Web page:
I Is this a new theory, an enhanced theory or just philosophy?

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SP) does not represent an observable phenomenon. It is a correct mathematical starting point to derive the observable superposition effect (SE) as the nonlinear square modulus of the expression for the linear superposition principle. In spite of this existing knowledge, somehow we get systematic training to accept that individual “indivisible light quanta” interfere by themselves. The phrase, “indivisible light quanta,” represents energy “hν,” a quantum cup of energy that is exchanged between quantized materials and classical waves.
The paper which ftr posted above contains that text.

The author thinks that the wave function of a single photon does not "interfere with itself". There has to be matter (photographic screen) present, so that we can observe the interference pattern.

The claim "a photon does not interfere with itself" is vague, because one cannot test the claim.

A photon does not interact with itself in empty space. That is true, but interaction is not the same process as interference.
 

vanhees71

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It's utter nonsense to begin with. There's no "photon wave function" to begin with, because there's no position representation for photon states, because there's no photon position operator definable.

Ironically for photons you come very far with just thinking about them not as classical particles (which is far from their true nature which is only describable in QED) but as classical electromagnetic waves. Then there's nothing weird about interference effects like in the double-slit experiment. There in some mathematical sense simply "parts of the e.m. field" interfere though of course there's just one electromagnetic field.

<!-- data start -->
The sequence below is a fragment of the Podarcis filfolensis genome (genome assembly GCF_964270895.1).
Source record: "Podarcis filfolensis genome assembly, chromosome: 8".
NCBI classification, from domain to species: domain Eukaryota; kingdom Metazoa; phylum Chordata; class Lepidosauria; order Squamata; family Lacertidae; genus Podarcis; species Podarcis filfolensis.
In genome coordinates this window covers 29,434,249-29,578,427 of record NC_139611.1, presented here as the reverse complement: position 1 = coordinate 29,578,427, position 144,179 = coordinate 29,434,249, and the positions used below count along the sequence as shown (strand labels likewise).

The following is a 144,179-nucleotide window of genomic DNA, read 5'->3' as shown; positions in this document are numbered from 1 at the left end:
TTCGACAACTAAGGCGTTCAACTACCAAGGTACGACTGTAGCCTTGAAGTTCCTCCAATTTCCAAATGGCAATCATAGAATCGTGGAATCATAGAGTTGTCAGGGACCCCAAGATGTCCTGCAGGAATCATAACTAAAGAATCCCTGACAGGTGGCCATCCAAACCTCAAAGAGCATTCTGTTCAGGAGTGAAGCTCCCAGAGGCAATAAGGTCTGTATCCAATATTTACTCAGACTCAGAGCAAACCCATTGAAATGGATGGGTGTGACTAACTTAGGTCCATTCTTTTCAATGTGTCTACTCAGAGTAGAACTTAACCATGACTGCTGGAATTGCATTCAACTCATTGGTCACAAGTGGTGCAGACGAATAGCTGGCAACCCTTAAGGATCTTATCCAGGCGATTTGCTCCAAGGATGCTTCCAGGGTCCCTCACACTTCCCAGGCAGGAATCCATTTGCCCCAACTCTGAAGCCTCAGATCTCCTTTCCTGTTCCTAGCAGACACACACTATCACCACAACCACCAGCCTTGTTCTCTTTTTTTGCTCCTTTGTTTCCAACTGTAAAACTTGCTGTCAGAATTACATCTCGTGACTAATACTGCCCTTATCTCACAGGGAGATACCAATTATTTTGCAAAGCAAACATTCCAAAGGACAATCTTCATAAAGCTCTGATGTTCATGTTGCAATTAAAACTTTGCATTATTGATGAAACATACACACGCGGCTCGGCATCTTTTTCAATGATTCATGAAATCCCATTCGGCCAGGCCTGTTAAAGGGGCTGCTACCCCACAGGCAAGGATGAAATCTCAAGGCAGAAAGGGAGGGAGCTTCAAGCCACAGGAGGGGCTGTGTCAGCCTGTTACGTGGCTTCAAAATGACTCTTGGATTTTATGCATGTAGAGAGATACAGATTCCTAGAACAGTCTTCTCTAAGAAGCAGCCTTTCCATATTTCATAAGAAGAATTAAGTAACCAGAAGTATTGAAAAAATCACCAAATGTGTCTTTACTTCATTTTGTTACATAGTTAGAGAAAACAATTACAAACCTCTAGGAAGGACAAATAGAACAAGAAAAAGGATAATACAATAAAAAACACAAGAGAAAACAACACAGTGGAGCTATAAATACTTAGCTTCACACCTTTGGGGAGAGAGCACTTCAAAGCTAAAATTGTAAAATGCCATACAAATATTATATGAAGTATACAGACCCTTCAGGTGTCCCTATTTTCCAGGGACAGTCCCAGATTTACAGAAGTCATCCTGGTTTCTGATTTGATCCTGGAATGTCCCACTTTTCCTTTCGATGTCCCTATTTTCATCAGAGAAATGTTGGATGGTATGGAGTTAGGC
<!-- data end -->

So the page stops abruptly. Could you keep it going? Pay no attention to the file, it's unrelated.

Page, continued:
ftr

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Bialynicki-Birula is definitely a serious theoretician who has a long record of multiple insightful works; I have read some of his work in the past. If one is willing to disparage his work as 'nonsense' then I believe practically no theorist is safe from criticism.
 
Maybe the author thinks this way: if the wave equation is perfectly linear, then waves will pass through each other with no interaction.

That is, if f1(t, x) and f2(t, x) are two solutions of the wave equation, then f1 + f2 is a solution, too. The waves are not disturbed by each other.

If the equation is not perfectly linear, then the waves will interact and various scattered waves will form.

Suppose that f(t, x) describes a photon and g(t, x) describes an electron close to t = 0 and x = 0.

If there is no electron, then g is identically zero, and the pair (f(t, x), 0) is a solution of the system.

Similarly, (0, g(t, x)) is a solution of the system.

But the sum of the above two,
(f(t, x), g(t, x)),
is not a solution of the system because the photon and the electron interact. The wave equation is not linear in this sense.
 
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But none of the above authors mention anywhere that ##f(t,x)## and ##g(t,x)## would represent two different kinds of particles...
 

A. Neumaier

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It's utter nonsense to begin with. There's no "photon wave function" to begin with, because there's no position representation for photon states, because there's no photon position operator definable.
I am no expert in the field but many papers like following seem to be genuine physics.
Bialynicki-Birula is definitely a serious theoretician who has a long record of multiple insightful works; I have read some of his work in the past. If one is willing to disparage his work as 'nonsense' then I believe practically no theorist is safe from criticism.
The confusion is explained by the fact that the term ''wave function'' is ambiguous.

If the term is reserved for the position representation with Born's probability interpretation then vanhees71 is right. But there is a wave function in the momentum representation with a proper probability interpretation, and Bialynicki-Birula discusses its Fourier transform, which also deserves the name ''wave function''. Though it doesn't have a probability interpretation it completely describes the state.
 
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